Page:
4. Dry Cleaners - Aside from the Incident, I've had other less violent, yet still disappointing experiences with dry cleaners. There are two different vendors that added new stains to my clothes and then looked put upon when I asked them to re-clean them. When I showed up to collect my clothes at another on the appointed day, they told me my items wouldn't be there until the next day. "If you need to pick it up Saturday, you have to say Friday." Silly me for not counting backward one day.
  5. Port Stephens Samurai Beach "Resort" - I can't generalize to say that Australian hotels and/or B&Bs are lacking. In fact, most that I've stayed at are great. Yet, we had a very interesting experience at the Samurai Beach "Resort," a spot puzzlingly ranked number one on tripadvisor. Housekeeping staff did not clean the place daily despite it being a beach "resort" and the tendency for sand to get everywhere. Their method of delivering extra blankets, pillows and towels to our room was shouting 'hey, you guys!' when we walked by reception one morning. They tried to charge us $30/night for our third guest presumably for the extra pillow that we ourselves had to pick up from reception a day after we requested it. Maybe I could cut Samurai some slack if I had seen the koalas that allegedly live on their property, but I didn't so I won't.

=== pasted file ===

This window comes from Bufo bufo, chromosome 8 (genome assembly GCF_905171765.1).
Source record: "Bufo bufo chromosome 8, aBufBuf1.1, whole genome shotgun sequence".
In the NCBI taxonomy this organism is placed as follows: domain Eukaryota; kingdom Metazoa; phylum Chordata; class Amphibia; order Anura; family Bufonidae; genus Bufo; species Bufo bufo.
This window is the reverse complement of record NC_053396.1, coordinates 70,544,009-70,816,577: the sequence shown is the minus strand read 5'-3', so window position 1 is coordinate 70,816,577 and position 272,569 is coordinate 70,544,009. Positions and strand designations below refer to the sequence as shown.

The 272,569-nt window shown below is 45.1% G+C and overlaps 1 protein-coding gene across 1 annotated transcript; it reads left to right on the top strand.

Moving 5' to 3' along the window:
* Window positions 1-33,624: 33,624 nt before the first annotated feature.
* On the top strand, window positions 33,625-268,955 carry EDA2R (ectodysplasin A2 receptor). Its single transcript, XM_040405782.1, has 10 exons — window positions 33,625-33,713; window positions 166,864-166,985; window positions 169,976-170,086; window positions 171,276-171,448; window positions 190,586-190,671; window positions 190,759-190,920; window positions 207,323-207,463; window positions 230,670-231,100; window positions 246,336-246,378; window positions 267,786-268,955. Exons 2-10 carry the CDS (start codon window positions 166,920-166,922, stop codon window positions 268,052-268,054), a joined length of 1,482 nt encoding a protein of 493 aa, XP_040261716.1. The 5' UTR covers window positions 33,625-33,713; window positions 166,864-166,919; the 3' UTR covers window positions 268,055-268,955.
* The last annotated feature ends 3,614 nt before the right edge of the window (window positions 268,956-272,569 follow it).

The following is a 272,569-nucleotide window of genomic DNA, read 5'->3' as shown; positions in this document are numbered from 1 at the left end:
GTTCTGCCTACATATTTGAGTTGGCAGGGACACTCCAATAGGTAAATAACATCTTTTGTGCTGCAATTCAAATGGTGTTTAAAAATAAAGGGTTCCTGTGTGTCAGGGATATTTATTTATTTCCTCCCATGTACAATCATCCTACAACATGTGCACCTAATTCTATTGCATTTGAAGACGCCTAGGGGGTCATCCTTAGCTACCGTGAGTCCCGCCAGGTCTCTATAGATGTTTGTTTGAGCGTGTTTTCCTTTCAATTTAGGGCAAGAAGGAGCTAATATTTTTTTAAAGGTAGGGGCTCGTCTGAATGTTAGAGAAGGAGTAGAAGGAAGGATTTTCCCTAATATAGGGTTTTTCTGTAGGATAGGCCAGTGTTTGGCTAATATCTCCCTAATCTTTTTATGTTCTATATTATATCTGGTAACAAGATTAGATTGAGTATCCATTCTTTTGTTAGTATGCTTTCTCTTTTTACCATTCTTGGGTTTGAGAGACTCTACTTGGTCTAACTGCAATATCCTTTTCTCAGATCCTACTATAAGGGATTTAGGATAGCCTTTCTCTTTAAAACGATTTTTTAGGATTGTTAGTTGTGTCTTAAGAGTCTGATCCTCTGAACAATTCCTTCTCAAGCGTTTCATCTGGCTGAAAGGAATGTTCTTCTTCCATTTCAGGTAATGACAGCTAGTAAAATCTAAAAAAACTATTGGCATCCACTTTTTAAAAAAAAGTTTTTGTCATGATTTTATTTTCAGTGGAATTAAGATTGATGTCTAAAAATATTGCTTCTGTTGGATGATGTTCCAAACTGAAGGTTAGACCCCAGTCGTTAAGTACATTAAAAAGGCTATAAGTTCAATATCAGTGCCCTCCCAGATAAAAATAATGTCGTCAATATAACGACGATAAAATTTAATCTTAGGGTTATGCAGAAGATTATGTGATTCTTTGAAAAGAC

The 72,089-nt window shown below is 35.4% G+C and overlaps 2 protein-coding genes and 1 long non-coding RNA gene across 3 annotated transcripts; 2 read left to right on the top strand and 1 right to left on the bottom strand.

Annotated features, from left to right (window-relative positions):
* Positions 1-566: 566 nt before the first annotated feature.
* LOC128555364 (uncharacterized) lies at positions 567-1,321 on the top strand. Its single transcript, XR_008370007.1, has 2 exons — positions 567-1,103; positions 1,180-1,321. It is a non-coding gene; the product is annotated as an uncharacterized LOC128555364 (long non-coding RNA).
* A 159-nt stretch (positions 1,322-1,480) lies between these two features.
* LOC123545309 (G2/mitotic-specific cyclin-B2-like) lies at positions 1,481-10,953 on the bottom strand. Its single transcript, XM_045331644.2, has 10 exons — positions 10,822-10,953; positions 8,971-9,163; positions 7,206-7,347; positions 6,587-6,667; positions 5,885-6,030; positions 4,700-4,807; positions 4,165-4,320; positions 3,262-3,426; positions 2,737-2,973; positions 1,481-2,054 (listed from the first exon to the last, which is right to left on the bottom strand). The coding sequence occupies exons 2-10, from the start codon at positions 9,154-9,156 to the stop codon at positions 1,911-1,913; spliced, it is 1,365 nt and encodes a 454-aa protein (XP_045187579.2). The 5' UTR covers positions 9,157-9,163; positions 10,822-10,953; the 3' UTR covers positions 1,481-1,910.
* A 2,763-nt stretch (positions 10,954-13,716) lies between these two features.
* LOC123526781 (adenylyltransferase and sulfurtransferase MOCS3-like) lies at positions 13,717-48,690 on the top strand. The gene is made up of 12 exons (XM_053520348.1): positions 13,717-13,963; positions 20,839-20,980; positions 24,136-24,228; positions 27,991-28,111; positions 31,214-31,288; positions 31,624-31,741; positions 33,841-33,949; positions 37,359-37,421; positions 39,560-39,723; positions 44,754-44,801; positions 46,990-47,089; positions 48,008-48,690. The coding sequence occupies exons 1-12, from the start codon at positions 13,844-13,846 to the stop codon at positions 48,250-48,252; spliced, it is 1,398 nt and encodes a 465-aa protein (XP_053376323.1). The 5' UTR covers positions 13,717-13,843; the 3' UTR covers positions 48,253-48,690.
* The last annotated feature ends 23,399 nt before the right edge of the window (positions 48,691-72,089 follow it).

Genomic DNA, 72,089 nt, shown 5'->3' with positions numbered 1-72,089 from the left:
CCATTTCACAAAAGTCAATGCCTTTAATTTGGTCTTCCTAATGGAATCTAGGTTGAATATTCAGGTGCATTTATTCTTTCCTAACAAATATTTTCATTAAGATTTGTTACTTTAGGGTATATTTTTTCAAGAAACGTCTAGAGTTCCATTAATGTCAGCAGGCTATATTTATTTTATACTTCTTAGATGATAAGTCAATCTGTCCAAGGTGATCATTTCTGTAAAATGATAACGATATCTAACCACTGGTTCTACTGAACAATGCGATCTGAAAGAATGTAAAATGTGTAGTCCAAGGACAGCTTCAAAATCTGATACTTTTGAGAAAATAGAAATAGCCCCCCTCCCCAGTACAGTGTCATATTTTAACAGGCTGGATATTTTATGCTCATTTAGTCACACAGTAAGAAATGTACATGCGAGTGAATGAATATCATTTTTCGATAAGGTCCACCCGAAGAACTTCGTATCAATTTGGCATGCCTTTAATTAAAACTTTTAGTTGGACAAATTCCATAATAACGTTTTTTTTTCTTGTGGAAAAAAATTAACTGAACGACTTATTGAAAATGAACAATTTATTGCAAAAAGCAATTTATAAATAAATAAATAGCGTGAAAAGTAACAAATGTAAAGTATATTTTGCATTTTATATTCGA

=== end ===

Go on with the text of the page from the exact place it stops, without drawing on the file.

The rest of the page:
6. George Street Cinema - While sorting out a seating issue before a movie once, an ornery usher told my friend Jess to move her handbag. It wasn't in the aisle, it was just in front of her, yet he told us to "put your handbags in your lap or leave it at home." What?! Since when is that the rule? Everyone's familiar with don't talk and turn off your phone, but keep your handbag in your lap? This guy was nuts. 
  7. Online shopping with Big W - My savvy colleague Adam bought a DVD for his wife from Big W online. He was told it would arrive in about eight days. On the eighth day he rang them to find out the status of the order. 'Actually, that item is out of stock,' they told him. They had already charged his credit card and seemed to have no plans to let him know his item would never arrive.
  8. Health Insurance - don't. even. get. me. started. My limited dealings with my health insurance company have turned me into a bitter, crazy person. Why do they insist on conducting business via fax? Can't they tell I'm under 30 and incapable of using that machine? :)
Mickey was meant to write about the hassles of banking, setting up internet and phone service and even trouble with booking seats on Qantas, a usually quite reliable airline, but perhaps his rage is just too fresh. :) 

And just how does this compare to my experience in the states when I left that precious little sack of Christmas presents in the Hotel Griffon and remembered two days later? Well, in a panic I rang them 30 minutes before we were to depart for southern California. They said they'd look into it and call me back. They didn't call me back, but when I rang them back they said that my items did not turn up in lost and found but that they would check with the housekeeping supervisor on duty next Monday. This was a bad sign that my items did not turn up in lost and found. Surely, a canvas bag would have been identified as lost property.